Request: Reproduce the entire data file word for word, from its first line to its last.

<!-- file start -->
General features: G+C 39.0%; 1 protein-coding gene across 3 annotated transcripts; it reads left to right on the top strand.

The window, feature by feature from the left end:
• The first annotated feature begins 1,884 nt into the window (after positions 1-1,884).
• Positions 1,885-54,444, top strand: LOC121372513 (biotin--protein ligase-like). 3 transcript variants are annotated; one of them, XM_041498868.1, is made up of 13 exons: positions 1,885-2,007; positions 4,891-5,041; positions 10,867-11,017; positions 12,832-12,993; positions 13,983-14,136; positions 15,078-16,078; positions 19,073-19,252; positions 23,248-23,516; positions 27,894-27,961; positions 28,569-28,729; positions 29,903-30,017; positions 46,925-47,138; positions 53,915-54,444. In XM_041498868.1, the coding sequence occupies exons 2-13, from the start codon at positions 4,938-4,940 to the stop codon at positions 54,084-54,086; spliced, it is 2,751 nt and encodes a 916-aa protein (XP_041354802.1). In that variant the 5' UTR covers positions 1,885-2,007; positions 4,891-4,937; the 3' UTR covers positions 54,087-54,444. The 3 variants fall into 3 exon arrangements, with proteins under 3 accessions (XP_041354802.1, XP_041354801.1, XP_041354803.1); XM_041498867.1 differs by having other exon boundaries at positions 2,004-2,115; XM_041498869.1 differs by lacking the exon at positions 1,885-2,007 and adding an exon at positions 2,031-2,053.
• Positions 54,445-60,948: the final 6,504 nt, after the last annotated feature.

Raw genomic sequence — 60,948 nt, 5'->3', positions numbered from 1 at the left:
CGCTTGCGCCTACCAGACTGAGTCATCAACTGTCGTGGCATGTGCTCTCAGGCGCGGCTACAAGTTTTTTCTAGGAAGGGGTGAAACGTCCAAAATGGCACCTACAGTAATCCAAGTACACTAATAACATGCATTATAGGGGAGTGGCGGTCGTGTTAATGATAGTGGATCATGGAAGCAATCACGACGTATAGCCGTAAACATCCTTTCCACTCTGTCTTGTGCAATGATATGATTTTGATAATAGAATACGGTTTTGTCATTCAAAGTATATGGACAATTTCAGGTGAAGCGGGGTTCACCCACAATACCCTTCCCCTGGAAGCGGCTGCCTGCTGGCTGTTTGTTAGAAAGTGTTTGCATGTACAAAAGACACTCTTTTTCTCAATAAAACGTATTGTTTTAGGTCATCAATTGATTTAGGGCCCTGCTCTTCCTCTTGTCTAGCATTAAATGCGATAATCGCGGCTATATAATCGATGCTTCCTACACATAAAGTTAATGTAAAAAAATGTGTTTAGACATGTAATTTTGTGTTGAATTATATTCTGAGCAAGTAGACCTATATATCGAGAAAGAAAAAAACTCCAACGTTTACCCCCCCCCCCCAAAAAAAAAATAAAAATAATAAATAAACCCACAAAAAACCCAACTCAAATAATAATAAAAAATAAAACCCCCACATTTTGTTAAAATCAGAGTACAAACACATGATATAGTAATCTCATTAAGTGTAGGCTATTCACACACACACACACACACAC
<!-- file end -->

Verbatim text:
General features: G+C 39.0%; 1 protein-coding gene across 3 annotated transcripts; it reads left to right on the top strand.

The window, feature by feature from the left end:
• The first annotated feature begins 1,884 nt into the window (after positions 1-1,884).
• Positions 1,885-54,444, top strand: LOC121372513 (biotin--protein ligase-like). 3 transcript variants are annotated; one of them, XM_041498868.1, is made up of 13 exons: positions 1,885-2,007; positions 4,891-5,041; positions 10,867-11,017; positions 12,832-12,993; positions 13,983-14,136; positions 15,078-16,078; positions 19,073-19,252; positions 23,248-23,516; positions 27,894-27,961; positions 28,569-28,729; positions 29,903-30,017; positions 46,925-47,138; positions 53,915-54,444. In XM_041498868.1, the coding sequence occupies exons 2-13, from the start codon at positions 4,938-4,940 to the stop codon at positions 54,084-54,086; spliced, it is 2,751 nt and encodes a 916-aa protein (XP_041354802.1). In that variant the 5' UTR covers positions 1,885-2,007; positions 4,891-4,937; the 3' UTR covers positions 54,087-54,444. The 3 variants fall into 3 exon arrangements, with proteins under 3 accessions (XP_041354802.1, XP_041354801.1, XP_041354803.1); XM_041498867.1 differs by having other exon boundaries at positions 2,004-2,115; XM_041498869.1 differs by lacking the exon at positions 1,885-2,007 and adding an exon at positions 2,031-2,053.
• Positions 54,445-60,948: the final 6,504 nt, after the last annotated feature.

Raw genomic sequence — 60,948 nt, 5'->3', positions numbered from 1 at the left:
CGCTTGCGCCTACCAGACTGAGTCATCAACTGTCGTGGCATGTGCTCTCAGGCGCGGCTACAAGTTTTTTCTAGGAAGGGGTGAAACGTCCAAAATGGCACCTACAGTAATCCAAGTACACTAATAACATGCATTATAGGGGAGTGGCGGTCGTGTTAATGATAGTGGATCATGGAAGCAATCACGACGTATAGCCGTAAACATCCTTTCCACTCTGTCTTGTGCAATGATATGATTTTGATAATAGAATACGGTTTTGTCATTCAAAGTATATGGACAATTTCAGGTGAAGCGGGGTTCACCCACAATACCCTTCCCCTGGAAGCGGCTGCCTGCTGGCTGTTTGTTAGAAAGTGTTTGCATGTACAAAAGACACTCTTTTTCTCAATAAAACGTATTGTTTTAGGTCATCAATTGATTTAGGGCCCTGCTCTTCCTCTTGTCTAGCATTAAATGCGATAATCGCGGCTATATAATCGATGCTTCCTACACATAAAGTTAATGTAAAAAAATGTGTTTAGACATGTAATTTTGTGTTGAATTATATTCTGAGCAAGTAGACCTATATATCGAGAAAGAAAAAAACTCCAACGTTTACCCCCCCCCCCCAAAAAAAAAATAAAAATAATAAATAAACCCACAAAAAACCCAACTCAAATAATAATAAAAAATAAAACCCCCACATTTTGTTAAAATCAGAGTACAAACACATGATATAGTAATCTCATTAAGTGTAGGCTATTCACACACACACACACACACAC